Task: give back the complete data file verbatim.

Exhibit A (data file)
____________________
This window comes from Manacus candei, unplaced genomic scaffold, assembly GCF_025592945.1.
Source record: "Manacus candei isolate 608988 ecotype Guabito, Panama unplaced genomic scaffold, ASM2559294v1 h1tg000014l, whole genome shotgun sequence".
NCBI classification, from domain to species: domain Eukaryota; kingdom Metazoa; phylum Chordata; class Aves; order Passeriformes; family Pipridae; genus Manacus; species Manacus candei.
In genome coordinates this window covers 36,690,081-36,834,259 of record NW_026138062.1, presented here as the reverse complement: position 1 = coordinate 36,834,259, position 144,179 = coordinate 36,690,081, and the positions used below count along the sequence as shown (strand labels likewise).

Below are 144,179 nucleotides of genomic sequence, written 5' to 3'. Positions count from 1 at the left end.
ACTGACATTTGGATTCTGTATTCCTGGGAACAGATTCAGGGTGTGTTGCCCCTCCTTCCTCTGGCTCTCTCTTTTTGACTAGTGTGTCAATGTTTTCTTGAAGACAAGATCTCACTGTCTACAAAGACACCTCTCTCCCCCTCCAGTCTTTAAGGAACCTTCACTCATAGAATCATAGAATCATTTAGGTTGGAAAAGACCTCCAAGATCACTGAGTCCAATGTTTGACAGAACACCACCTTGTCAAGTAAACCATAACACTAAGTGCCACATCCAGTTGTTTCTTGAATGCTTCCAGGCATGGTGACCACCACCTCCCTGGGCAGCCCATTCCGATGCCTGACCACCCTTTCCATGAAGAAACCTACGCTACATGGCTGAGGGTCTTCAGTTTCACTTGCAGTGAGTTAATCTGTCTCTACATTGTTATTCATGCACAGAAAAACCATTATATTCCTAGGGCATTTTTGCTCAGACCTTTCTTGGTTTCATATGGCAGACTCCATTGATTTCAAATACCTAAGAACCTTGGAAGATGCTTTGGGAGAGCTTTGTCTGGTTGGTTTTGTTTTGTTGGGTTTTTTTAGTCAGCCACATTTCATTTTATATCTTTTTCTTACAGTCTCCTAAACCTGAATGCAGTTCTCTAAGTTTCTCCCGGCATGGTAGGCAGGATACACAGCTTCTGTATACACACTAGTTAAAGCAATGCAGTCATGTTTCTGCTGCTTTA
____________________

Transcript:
This window comes from Manacus candei, unplaced genomic scaffold, assembly GCF_025592945.1.
Source record: "Manacus candei isolate 608988 ecotype Guabito, Panama unplaced genomic scaffold, ASM2559294v1 h1tg000014l, whole genome shotgun sequence".
NCBI classification, from domain to species: domain Eukaryota; kingdom Metazoa; phylum Chordata; class Aves; order Passeriformes; family Pipridae; genus Manacus; species Manacus candei.
In genome coordinates this window covers 36,690,081-36,834,259 of record NW_026138062.1, presented here as the reverse complement: position 1 = coordinate 36,834,259, position 144,179 = coordinate 36,690,081, and the positions used below count along the sequence as shown (strand labels likewise).

Below are 144,179 nucleotides of genomic sequence, written 5' to 3'. Positions count from 1 at the left end.
ACTGACATTTGGATTCTGTATTCCTGGGAACAGATTCAGGGTGTGTTGCCCCTCCTTCCTCTGGCTCTCTCTTTTTGACTAGTGTGTCAATGTTTTCTTGAAGACAAGATCTCACTGTCTACAAAGACACCTCTCTCCCCCTCCAGTCTTTAAGGAACCTTCACTCATAGAATCATAGAATCATTTAGGTTGGAAAAGACCTCCAAGATCACTGAGTCCAATGTTTGACAGAACACCACCTTGTCAAGTAAACCATAACACTAAGTGCCACATCCAGTTGTTTCTTGAATGCTTCCAGGCATGGTGACCACCACCTCCCTGGGCAGCCCATTCCGATGCCTGACCACCCTTTCCATGAAGAAACCTACGCTACATGGCTGAGGGTCTTCAGTTTCACTTGCAGTGAGTTAATCTGTCTCTACATTGTTATTCATGCACAGAAAAACCATTATATTCCTAGGGCATTTTTGCTCAGACCTTTCTTGGTTTCATATGGCAGACTCCATTGATTTCAAATACCTAAGAACCTTGGAAGATGCTTTGGGAGAGCTTTGTCTGGTTGGTTTTGTTTTGTTGGGTTTTTTTAGTCAGCCACATTTCATTTTATATCTTTTTCTTACAGTCTCCTAAACCTGAATGCAGTTCTCTAAGTTTCTCCCGGCATGGTAGGCAGGATACACAGCTTCTGTATACACACTAGTTAAAGCAATGCAGTCATGTTTCTGCTGCTTTA